This is a follow-up to the concept of aesthetic distance, a bit dated, but useful.
From "A Primer for Playgoers" by Edward Wright (1969):
Empathy and Aesthetic Distance
From the earliest theatre performance there must have been a relationship between two fundamental principles that are inevitable in the aesthetic experience. The exact names given them by our forefathers are unimportant. In more recent times we have come to think of them as empathy and aesthetic distance. With the coming of the realistic theatre these principles have taken on much greater importance, and in them one may sometimes find the reason for his appreciation or lack of it. Empathy means that the spectator experiences what he observes, both muscularly and emotionally. It happens inside him, although he does not suffer the full physical or emotional strain experienced by the characters on the stage. To him it is a vicarious emotion, though he may even to a small degree participate in the same physical action as the actor.
In contrast to empathy is a detachment that permits the observer's attention to be held and his emotions to be touched, although he is conscious all the while that he is only a spectator. Herbert S. Langfield has called this principle aesthetic distance. Every theatre production has some planned proportion of these two qualities. We must emphasize that emotion is involved in both. Our interest is there, perhaps even in equal degrees, but in one we are physically involved and in the other we are conscious of the fact that we are observing, not experiencing, what we see. We may be subconsciously evaluating it as a work of art.
The motion pictures have long since sensed the value of empathy and aesthetic distance. Every means of playing upon them has been used. Their melodramas have shown as much of the surface realism and personal physical reactions of the actors as was possible through the use of the close-up. Dramatic scenes are brought so close to reality that little is left to the imagination. A glance to right or left during a particularly strong sequence will show the contorted faces of the audience, the twisted handkerchiefs, and sometimes even overt bodily action. If one has been too similarly involved in the situation to make this observation, he need only recall the muscular tension felt when a given scene has dissolved or faded into one that suddenly changed the emotion. The motion picture has likewise found great use for detachment in its musical extravaganzas, huge spectacles, and historical panoramas where it can excel so brilliantly. In a less artistic instance, empathy is evident at an athletic contest. It has been felt at a football game when the spectator's team has the ball within inches of the goal and less than a minute left to play--his neighbors may almost be pushed from the bleachers in his effort to help the home team.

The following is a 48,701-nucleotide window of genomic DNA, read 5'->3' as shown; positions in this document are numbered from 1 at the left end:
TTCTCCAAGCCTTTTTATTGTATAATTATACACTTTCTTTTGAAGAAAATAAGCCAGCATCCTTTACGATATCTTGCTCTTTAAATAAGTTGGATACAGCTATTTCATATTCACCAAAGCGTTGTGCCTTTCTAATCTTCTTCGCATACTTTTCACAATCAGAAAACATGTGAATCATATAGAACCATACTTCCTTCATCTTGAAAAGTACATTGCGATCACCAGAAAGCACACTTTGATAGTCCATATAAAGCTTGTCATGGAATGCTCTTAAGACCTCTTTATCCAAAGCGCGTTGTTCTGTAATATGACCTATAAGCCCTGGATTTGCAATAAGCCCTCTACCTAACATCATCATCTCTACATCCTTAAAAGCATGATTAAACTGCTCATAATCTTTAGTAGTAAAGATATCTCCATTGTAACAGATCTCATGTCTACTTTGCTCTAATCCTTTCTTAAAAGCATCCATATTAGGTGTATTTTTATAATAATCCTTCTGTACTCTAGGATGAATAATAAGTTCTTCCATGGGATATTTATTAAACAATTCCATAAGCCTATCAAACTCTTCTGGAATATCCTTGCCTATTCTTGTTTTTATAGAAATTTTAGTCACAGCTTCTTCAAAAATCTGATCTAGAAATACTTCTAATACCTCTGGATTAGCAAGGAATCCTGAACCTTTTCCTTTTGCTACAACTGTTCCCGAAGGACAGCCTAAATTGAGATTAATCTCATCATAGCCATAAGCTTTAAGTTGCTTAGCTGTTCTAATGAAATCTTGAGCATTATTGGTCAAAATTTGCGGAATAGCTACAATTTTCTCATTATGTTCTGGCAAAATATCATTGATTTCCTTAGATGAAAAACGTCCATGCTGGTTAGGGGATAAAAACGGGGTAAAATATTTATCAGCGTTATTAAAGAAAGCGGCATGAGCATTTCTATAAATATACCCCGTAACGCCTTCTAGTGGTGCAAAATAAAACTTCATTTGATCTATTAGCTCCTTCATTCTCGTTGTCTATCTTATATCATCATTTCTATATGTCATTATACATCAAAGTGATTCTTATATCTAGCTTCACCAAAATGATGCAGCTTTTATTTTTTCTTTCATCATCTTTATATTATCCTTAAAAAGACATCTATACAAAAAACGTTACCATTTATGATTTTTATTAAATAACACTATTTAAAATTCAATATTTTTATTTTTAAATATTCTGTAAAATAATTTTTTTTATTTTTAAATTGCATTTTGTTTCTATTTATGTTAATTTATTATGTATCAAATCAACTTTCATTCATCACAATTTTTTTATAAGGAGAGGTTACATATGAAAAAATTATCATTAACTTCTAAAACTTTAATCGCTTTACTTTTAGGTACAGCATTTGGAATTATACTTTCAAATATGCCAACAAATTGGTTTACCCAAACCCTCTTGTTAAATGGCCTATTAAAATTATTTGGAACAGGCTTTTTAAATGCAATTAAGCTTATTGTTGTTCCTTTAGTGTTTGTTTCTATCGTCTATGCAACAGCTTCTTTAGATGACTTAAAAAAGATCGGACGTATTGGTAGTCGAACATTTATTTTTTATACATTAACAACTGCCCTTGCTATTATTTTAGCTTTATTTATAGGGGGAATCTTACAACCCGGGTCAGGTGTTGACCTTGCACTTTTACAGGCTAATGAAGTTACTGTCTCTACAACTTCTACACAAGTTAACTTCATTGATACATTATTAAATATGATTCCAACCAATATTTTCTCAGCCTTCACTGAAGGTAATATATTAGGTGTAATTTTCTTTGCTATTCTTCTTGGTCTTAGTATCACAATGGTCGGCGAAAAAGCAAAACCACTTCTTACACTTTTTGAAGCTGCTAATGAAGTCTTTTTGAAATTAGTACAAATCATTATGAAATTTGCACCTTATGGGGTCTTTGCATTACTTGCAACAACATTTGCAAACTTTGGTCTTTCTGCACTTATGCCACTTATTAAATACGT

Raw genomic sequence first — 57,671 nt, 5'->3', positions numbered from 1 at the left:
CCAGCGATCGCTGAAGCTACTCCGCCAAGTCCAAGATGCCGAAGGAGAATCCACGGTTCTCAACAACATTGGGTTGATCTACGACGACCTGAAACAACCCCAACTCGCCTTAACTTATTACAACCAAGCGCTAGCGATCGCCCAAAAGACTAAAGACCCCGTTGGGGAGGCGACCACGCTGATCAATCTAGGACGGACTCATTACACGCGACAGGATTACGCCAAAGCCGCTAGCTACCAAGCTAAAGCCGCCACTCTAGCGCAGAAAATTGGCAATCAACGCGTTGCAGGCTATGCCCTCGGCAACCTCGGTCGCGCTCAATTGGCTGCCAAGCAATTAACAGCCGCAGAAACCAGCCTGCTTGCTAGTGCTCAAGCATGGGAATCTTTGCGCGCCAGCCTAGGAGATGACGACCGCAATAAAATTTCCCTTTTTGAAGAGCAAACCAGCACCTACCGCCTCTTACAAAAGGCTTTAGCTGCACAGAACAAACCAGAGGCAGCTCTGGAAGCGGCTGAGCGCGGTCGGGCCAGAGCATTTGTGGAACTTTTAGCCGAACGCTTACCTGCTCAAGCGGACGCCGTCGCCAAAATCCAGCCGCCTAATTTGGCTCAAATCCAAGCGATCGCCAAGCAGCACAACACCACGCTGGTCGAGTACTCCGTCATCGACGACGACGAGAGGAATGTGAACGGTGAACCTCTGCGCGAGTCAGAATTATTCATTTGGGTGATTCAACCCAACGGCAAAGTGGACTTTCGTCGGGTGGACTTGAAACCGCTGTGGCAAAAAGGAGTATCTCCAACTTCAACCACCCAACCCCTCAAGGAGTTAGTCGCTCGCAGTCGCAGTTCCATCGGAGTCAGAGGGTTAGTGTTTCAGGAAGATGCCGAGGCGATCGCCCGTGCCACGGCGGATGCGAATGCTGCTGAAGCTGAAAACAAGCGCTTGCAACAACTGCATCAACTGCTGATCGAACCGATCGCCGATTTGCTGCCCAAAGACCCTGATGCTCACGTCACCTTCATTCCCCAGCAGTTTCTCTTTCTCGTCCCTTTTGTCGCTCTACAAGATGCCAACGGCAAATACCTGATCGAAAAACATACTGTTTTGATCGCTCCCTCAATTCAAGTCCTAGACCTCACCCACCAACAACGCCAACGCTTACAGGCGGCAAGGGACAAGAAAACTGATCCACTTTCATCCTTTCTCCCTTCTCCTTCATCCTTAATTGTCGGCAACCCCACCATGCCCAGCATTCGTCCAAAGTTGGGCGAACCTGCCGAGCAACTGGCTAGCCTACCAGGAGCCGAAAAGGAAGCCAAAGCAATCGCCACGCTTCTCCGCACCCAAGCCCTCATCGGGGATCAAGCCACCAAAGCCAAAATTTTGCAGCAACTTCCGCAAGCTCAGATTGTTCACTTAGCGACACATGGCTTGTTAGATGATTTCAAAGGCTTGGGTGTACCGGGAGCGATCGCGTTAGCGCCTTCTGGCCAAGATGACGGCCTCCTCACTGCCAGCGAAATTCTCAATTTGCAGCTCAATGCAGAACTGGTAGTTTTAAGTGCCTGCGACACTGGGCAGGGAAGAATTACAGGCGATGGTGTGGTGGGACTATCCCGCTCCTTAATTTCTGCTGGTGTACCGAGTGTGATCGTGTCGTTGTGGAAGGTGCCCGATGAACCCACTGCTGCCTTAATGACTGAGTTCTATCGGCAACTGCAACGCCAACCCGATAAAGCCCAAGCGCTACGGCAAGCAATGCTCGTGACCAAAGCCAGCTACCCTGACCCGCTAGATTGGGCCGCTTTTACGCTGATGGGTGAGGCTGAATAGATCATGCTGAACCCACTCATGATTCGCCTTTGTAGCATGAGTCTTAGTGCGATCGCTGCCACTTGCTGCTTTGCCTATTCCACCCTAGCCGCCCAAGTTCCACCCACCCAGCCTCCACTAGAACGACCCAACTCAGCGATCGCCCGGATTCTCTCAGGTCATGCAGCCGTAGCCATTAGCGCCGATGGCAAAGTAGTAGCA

Empathy is not always so muscularly active. Women may empathize in the leading lady and men in the leading man. Likewise, each may subconsciously feel it in his or her attraction for the player of the opposite sex. For this reason, casting in itself becomes a vital issue, for beauty, grace, stature, voice, personality, and contrasts in coloring all take on their own importance in bringing about the proper empathic response to each player.
A danger of empathy is that one's emotion may be suddenly broken as he is snapped out of the situation he has come to accept or believe. This may be caused by a flickering lamp, a forgotten line or missed cue, a false cry or laugh, an extraneous sound, unstable furniture, or a characterization that the audience is unable to believe. Sometimes broken empathy comes from the audience or auditorium through coughing, a contrary reaction to an emotion by some individual, an overheated room, or some exterior element.
Normally, the melodrama will require a greater degree of empathy. Its loosely drawn characters permit the audience a greater leeway in self-identification, and the very nature of the situations carries a greater emotional force. Of the four play types, the least empathy is found in a farce, for here the spectator rarely wishes or needs to identify himself with the situation he observes. To be actually involved in such circumstances might be unpleasant, but observing them in someone else gives the audience a perspective, and this detachment, coupled with a feeling of superiority, brings about the unrestrained laughter that we associate with farce. The same may also be said for very high comedy and satire.
Empathy is found in varying degrees in comedy and tragedy. Both of these types are built on character, and when well written and performed can be so completely individual or removed from our own experience that there is little opportunity for self-identification and the empathy it supplies.